Ball Wasn’t Life:
A story of hoop reality, not hoop dreams 

I wasn’t good at basketball, never really played, but the reaction from the other kids seeing me touch the net in 5th grade drew me to watching the Bulls, but still not playing because I was busy drawing. I’d pretty much shoot only until 7th grade when I attended Joyce Kilmer Elementary. My gym teacher picked the teams. I didn’t want to play because I was new to the school and didn’t want people to know that I couldn’t play. I kind of ran up and down not knowing what the hell I was doing then someone passed me the ball. I ran in and made a layup, but didn’t dribble. A few people laughed that I traveled, but I heard someone say “you forgot to dribble.” He asked if I could dunk, because I slapped the board. I shrugged and said I don’t think so. We lost and while the other teams were playing, kids were running and trying to touch the rim while game play was on the other end. I wish I could remember the kids name, but the kid who asked if I could dunk told me to try and I grabbed the rim. I didn’t expect to actually get that high so I grabbed and held on too long…That caused me to to lose grip and fall. No one seemed to care that I fell like an idiot, they were all busy giving me credit.
I started playing more. We lived in Rogers Park at the time and started going to Warren and shooting, non-stop for hours on end. At the time there weren’t many games there for whatever reason. It was a few miles away so I’d dribble there and back. Every block I’d switch up and variate the hand, around the back, between what leg, etc…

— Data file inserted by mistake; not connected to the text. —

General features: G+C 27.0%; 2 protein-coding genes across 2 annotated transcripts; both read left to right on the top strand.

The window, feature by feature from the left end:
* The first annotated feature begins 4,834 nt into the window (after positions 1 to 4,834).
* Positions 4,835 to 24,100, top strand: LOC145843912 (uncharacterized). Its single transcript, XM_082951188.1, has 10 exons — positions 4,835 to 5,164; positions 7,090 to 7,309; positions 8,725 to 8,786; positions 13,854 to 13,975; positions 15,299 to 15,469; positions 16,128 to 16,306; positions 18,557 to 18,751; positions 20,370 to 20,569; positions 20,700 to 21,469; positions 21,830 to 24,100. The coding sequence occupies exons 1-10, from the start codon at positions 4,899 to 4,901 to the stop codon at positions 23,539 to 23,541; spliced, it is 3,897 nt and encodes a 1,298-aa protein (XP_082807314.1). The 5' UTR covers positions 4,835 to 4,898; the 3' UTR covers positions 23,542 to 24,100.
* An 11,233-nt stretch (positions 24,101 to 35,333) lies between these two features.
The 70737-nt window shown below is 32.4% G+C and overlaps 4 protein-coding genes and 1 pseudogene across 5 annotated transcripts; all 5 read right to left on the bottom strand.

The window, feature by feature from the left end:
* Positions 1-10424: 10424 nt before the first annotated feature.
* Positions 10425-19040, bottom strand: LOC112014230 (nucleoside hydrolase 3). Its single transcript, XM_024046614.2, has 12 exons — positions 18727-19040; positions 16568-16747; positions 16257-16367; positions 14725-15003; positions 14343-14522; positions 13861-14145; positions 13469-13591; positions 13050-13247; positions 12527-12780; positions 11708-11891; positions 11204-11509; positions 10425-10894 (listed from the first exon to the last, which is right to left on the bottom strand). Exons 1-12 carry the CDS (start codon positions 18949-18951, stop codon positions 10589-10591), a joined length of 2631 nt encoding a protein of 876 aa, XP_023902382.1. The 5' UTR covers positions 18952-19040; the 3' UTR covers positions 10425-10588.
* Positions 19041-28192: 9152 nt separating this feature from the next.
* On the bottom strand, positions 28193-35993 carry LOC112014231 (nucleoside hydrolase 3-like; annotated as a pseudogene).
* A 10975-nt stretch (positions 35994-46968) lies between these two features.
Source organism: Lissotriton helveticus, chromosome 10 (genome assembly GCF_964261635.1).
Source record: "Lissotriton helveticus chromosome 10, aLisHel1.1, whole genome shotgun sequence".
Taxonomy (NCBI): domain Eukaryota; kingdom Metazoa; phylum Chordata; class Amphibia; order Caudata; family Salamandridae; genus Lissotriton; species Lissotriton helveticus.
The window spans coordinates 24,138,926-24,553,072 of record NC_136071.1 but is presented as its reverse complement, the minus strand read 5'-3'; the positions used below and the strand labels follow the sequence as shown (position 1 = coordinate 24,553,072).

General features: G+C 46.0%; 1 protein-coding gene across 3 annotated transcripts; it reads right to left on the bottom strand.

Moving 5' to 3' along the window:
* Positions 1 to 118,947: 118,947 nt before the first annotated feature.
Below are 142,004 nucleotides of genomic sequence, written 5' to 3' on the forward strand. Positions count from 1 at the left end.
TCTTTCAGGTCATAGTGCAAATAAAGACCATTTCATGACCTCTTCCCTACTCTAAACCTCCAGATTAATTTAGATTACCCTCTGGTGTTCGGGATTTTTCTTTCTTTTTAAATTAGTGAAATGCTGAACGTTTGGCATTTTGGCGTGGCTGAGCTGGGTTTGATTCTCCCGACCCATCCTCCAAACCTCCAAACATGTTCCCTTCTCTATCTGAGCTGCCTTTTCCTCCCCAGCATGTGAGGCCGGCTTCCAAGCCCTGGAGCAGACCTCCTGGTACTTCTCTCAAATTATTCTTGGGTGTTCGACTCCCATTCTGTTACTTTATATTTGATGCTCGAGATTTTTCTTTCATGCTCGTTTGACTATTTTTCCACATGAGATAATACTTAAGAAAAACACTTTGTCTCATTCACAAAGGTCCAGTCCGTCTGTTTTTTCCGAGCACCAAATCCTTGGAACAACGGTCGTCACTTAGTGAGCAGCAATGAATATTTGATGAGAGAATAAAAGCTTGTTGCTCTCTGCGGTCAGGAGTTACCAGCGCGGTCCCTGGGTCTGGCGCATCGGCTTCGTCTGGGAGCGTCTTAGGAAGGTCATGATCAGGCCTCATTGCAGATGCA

I started 9th grade at Nicholas Senn High School. I’d VASTLY improved. Although the top players probably wouldn’t admit it, I was just as good if not better than anyone on Varsity. Coach Mitchell showed interest one day while I was playing in PE By this time I was obsessing over ball. Around the court, there were elevated bleachers and for some reason you could just sit up there unchecked by anyone. You could literally cut class by sitting up there, then sneak down, usually unnoticed. That was me, cutting classes to go to several PE periods if they were playing basketball. I was goin’ hard at one of the varsity teams best players. (He shall remain nameless) He started out trash talking, calling me a rookie because he didn’t know this quiet, artist, freshman. It quickly turned into my team winning and saying “good game, rookie.”